We’re one key step closer to buying lab-grown burgers
Single-cell suspension may be the missing ingredient in lab-grown beef.
The journey to completely slaughter-free meat products has been a long one. There’s mounting evidence that producing animal products is a huge bane on the planet. For those carnivores who love to bite into a beef burger or a tasty chicken nugget but can’t bear to contribute to the often controversial ways that meat is produced, there are plenty of alternatives options. Substitutes like tofu patties don’t always seem to perfectly scratch that itch for meat-lovers.
One solution that many scientists and the food industry have studied is developing lab-grown meat—that’s where actual animal cells are taken from an animal and are grown independently in a lab setting. So, real chicken cells would be in those nuggets, but no actual chicken has to die in order to get your savory snack. And these lab-grown foods have already been made—California start-up Eat Just’s no-kill chicken meat was approved for sale in Singapore in 2020, and Hong Kong-based Avant Meats developed lab-grown edible fish maw.
But, the holy grail of lab-curated meats scientists are reaching/aiming for is beef. Beef is infamous for its carbon footprint, as well as its difficulty to be recreated as cultured cells. In 2013, a Dutch scientist pioneered the first lab-grown beef burger, but the catch is the animal-saving meal sold for around $330,000. Unlike birds and fish, it just so happens that mammalian cells are significantly trickier and more expensive to handle.
“This is a challenge because, as you know, mammalian cell culture is super expensive,” says Kasia Gora, synthetic biologist and co-founder of cell-cultured meat company SCiFi Foods. Currently, biopharma companies are the primarily large-scale lab developers of mammalian cells, explains Gora. This cell line research has been important in early stage pharmaceutical development, but the processes are expensive. “It works and it’s fantastic if you can charge $1,000,000 a gram for your product,” Gora says. “But food has to be cheap.”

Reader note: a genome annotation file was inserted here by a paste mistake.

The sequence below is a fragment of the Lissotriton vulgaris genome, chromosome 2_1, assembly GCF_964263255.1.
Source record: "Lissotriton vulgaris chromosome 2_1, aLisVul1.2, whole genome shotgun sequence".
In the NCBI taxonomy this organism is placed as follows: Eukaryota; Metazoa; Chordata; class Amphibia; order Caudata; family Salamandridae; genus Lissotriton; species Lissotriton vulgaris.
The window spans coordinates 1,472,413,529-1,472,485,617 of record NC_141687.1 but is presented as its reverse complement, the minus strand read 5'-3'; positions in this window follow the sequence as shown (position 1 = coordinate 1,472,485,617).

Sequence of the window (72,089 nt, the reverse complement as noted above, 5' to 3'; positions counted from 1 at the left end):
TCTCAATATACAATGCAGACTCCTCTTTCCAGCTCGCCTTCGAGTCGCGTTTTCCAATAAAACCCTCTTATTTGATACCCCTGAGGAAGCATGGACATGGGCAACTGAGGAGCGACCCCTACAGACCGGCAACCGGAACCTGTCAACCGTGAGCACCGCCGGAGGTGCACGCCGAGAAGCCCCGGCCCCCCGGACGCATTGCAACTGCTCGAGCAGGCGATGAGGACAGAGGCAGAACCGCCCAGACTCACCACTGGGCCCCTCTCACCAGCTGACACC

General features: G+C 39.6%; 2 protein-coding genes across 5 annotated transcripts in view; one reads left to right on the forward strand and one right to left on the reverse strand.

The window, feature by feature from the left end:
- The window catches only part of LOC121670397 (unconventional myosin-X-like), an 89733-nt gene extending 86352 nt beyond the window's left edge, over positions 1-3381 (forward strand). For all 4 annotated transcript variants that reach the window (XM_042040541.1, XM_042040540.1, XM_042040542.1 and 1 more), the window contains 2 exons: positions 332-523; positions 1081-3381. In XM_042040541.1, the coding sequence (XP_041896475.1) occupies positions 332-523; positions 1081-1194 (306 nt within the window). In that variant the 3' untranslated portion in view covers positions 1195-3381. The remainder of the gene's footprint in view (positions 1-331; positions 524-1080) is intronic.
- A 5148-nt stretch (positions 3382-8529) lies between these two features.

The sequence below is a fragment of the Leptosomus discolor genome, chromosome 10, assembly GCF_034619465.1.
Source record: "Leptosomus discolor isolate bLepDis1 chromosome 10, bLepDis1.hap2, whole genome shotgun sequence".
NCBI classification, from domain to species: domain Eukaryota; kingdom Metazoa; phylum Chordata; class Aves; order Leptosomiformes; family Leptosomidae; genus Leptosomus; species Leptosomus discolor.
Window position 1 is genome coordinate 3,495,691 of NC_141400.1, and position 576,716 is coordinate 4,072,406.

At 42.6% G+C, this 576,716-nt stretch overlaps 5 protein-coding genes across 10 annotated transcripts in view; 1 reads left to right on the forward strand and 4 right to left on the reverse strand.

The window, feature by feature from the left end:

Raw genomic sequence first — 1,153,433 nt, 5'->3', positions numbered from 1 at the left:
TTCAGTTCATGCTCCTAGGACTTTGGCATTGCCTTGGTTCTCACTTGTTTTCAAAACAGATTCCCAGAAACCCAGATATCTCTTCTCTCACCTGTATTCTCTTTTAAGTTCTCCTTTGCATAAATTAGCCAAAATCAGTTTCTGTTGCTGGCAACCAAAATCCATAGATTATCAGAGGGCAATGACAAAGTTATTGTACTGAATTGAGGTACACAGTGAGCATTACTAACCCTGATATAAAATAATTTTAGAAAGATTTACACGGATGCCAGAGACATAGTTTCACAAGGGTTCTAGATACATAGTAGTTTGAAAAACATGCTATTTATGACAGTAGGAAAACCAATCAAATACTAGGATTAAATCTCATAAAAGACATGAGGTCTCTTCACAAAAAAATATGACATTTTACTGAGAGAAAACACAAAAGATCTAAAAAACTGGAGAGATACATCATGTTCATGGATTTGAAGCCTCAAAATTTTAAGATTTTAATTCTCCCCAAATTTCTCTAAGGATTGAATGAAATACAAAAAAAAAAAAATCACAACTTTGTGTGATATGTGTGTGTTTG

[Related: How to enjoy fake meat in a way that actually helps the planet.]
However, Gora and the team behind SCiFi Foods, previously called Artemys Foods, have made a breakthrough—cow cells that can reduce the cost of cell-cultured beef by 1000 times. The trick, according to Gora, is a combination of single-cell suspension and CRISPR gene editing.
Typically when growing cultured cells, they need to stick on to something to start growing. “Most animal cells prefer to grow attached to a solid surface, which mimics the conditions they would find themselves in within an animal body,” says Liz Specht, vice president of science and technology at the Good Food Institute, a nonprofit focused on alternative protein acceleration. “But when growing cells at large scale, being limited to surface-adherent cells presents a challenge because you need a lot of surface area, think of how thinly cells grow on the surface of a cell culture dish, to make a lot of meat.”